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Undergraduate fellowships support research, creative work

College of Arts and Sciences - Washington State University.The WSU Office of Undergraduate Research named 12 CAS students as recipients of four different fellowships for 2020-21. Each will receive funding to support of mentored research, scholarship and creative activities for the 2020-21 academic year.

“In addition to the long-established Auvil and Carson undergraduate research awards and the NSF-funded Louis Stokes Alliance for Minority Participation (LSAMP), we received additional support this year from an anonymous donor. This made it possible to support » More …

Enhancing research, creative activity in arts and humanities

title textEleven of WSUs most innovative scholars and artists have been selected for faculty fellowships and mini-grants from the Center for Arts and Humanities (CAH) and the Office of Research.

Representing seven academic units and totaling nearly $78,000 in direct support, the funded projects include the creation of new international musical collaborations, investigations of interracial marriage in the historical American West, sustaining arts-based » More …

Putting Affordable Learning Grants into action

drawing, computer and booksFive CAS faculty members in four academic areas—chemistry, Spanish, humanities, and English—are creating free, open educational resources for their courses with the help of WSU Affordable Learning Grants.

By shifting from traditional textbooks to openly licensed course materials,  faculty have saved WSU students more than $1 million savings in textbook costs over the past four years. Students have also reported a very high satisfaction rate with online, affordable course materials versus » More …

The art and craft of historical narrative

Buddy Levy in the field.Buddy Levy, a longtime clinical professor in English, likes to make the trip.

He specializes in historical narrative, paying meticulous attention to detail, writing cinematically, and traveling to the sites of the stories he’s researching—sometimes several hundred years after they’ve occurred. Travel, he says, is necessary for scene-setting and description, and can be more meaningful than archival research.

His seventh book, Labyrinth of Ice, started with a visit to Greenland in 2003. But he was there to write about something else. Levy was covering a race in which » More …

Faculty recognized for teaching excellence

CAS logo on white with borderSeventeen CAS faculty members from 9 academic areas and 3 campuses are among the newest members of the WSU President’s Teaching Academy, the institution’s premier organization dedicated to teaching excellence.

Members “are all committed to delivering outstanding teaching experiences to our students and advancing the practice of great teaching,” said Clif Stratton, chair. » More …

Fellowships expand options for PhD students

A group gathered around a table. Living in Pullman while working on her graduate degree, Tabitha Espina yearned for the people, and the lumpia and adobo, that she grew up with in Guam. That all changed when she joined the first cohort of WSU’s grant-funded project, “Reimagining the 21st Century Land-Grant PhD” and began working with a community of Filipino and Pacific Islanders in Wapato, Wash. on a case study in public engagement.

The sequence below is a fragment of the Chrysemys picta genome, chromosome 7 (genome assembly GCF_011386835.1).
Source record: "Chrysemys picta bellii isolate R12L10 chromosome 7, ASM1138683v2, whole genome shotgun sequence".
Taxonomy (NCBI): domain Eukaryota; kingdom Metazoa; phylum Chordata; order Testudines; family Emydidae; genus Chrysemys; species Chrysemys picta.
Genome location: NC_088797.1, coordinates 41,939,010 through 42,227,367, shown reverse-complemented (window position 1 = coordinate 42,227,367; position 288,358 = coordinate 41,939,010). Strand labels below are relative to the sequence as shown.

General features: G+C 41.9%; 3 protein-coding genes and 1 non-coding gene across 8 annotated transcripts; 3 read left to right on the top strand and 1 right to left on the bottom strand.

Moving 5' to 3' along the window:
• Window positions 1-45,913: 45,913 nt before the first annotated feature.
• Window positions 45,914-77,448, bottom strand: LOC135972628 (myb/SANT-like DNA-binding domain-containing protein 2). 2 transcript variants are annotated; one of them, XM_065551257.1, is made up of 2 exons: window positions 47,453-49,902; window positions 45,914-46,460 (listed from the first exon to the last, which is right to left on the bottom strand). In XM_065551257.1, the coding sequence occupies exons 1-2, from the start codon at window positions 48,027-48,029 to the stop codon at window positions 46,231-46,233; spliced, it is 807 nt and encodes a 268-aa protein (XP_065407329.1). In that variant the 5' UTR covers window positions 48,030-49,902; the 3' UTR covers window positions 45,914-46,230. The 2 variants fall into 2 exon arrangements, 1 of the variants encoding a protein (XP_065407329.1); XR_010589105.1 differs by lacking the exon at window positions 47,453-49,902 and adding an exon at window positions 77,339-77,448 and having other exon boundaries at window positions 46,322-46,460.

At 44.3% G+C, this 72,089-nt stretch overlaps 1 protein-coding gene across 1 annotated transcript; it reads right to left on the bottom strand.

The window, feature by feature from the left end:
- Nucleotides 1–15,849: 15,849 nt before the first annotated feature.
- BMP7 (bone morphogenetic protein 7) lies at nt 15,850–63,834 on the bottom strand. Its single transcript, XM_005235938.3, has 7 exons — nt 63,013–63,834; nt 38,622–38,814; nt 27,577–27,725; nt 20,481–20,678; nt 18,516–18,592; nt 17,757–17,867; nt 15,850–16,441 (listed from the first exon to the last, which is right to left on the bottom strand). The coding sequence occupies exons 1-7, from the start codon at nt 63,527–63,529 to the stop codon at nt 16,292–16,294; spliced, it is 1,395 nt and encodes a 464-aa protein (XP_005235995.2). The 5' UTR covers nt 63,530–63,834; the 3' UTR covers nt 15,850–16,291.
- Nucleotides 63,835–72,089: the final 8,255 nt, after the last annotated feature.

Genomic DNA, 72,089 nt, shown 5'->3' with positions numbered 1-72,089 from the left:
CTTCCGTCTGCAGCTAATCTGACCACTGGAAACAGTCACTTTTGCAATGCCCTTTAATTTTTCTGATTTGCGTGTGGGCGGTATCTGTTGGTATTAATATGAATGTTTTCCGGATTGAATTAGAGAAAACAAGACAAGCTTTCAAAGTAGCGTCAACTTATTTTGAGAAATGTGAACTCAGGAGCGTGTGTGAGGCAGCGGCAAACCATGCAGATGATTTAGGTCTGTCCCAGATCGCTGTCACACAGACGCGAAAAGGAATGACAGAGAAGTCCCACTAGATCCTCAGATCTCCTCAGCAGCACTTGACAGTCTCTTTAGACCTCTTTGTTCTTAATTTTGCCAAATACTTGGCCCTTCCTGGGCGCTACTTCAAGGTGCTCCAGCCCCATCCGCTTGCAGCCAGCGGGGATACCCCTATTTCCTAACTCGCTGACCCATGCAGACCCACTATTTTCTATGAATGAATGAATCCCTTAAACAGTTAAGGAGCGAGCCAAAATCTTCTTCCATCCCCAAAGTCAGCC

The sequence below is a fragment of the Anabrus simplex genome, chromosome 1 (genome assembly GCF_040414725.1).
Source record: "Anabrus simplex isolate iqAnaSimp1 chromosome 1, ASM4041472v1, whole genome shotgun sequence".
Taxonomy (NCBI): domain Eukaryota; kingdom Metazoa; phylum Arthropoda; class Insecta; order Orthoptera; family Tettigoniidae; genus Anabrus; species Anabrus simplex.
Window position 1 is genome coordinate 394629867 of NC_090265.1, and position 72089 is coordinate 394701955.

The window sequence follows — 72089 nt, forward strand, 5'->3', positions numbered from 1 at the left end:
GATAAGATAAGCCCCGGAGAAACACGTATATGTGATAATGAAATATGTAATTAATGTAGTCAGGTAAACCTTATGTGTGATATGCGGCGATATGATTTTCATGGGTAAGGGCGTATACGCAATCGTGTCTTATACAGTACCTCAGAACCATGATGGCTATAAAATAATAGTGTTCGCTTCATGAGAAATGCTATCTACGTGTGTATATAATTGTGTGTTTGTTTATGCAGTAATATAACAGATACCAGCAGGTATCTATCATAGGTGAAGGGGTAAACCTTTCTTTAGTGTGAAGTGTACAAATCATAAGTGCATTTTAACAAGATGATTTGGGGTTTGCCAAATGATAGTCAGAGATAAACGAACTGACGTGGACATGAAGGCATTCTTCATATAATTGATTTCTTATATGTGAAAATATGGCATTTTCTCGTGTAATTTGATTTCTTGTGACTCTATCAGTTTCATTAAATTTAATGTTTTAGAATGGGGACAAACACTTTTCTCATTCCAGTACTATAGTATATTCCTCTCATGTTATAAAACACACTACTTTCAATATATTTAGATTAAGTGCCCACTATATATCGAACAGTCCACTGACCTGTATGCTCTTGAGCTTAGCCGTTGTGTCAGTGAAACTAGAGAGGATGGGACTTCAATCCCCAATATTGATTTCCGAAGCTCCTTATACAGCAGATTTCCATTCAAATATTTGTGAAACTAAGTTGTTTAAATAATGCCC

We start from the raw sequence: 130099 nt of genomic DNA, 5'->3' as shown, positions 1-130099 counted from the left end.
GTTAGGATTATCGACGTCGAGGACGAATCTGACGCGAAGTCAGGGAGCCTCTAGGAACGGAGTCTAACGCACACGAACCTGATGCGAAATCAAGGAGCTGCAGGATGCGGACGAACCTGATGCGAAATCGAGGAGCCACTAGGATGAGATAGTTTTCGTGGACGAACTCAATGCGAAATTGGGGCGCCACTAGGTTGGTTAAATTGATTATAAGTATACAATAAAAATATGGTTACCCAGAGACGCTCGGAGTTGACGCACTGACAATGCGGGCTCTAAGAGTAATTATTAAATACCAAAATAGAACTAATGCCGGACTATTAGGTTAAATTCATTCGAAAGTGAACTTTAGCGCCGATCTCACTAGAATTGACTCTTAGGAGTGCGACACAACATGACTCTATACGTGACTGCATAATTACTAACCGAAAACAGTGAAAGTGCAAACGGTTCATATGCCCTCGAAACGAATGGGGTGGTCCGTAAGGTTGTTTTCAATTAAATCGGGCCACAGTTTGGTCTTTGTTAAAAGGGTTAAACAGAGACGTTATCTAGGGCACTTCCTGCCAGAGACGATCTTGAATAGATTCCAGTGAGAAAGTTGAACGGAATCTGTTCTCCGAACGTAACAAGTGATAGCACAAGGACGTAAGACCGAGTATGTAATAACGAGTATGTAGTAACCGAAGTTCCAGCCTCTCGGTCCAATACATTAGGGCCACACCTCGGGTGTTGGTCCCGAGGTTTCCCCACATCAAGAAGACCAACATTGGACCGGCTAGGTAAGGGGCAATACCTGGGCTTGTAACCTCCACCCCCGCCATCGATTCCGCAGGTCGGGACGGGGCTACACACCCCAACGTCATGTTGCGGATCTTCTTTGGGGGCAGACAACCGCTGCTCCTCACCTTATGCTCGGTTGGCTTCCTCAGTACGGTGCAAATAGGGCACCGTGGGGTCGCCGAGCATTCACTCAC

“From this very small project—basically me wanting to find Filipino community close by and finally have Filipino food again—came the opportunity to talk about the humanities landscape more broadly, from a state level and eventually a national » More …

Graduate students honored with AFW Founders awards

Quast and Akney.Two master’s students, Julian Ankney and Ashley Quant, were honored with the WSU Association for Faculty Women Founders Award for outstanding achievement in their fields. The Founders Award is part of the AFW’s annual recognition of academic excellence and professional potential by WSU’s graduate students.

Learn more about Ashley and Julian:

» More …

Creative collaborations connect arts, sciences, community

Linda RussoWalking along the soggy banks of the Palouse River near Pullman, Washington, Linda Russo listened to the squish of mud under her feet and felt the cool wetness seep into her shoes. As the water rose around her heels and toes, her mind was flooded with thoughts about the past, present, and future of the riverfront and other “wild edge” spaces.

“Almost 11 years ago, I went down to the muddy Palouse riverbank and my feet sunk in, setting a course,” Russo said about the genesis of EcoArts on the Palouse, her newest community project which brings together environmental history, ecology and creative expression. » More …

Alumni recall Peace Corps experience

Tanzania_wikipedia imageIn all, more than 235,000 Americans have served in 141 countries since Peace Corps’ inception in 1961. The Corps has three main aims: help meet the needs of interested countries, help promote a better understanding of people in other countries, and help promote a better understanding of Americans.

Nearly 10,000 volunteers have come from the state of Washington. Of those, about a tenth—1,008 volunteers, to be exact—is made up of WSU alumni, including Zoë Campbell (’09 biology) and Diane Kelly-Riley (’95 MA English, ’06 PhD Ed. Psych.), recently recalled their experiences in » More …

Creating space for art and justice

A group of students listening to a presentation by faculty.The second annual Art for Social Change showcase featured works by WSU students and members of the Pullman community which highlight the role of art in advancing social justice.

As part of the annual Martin Luther King Jr. Celebration at WSU, the goal of the competition is to call attention to the importance of recognizing the vast inequalities that persists in the world today, and “to dream, to envision, to » More …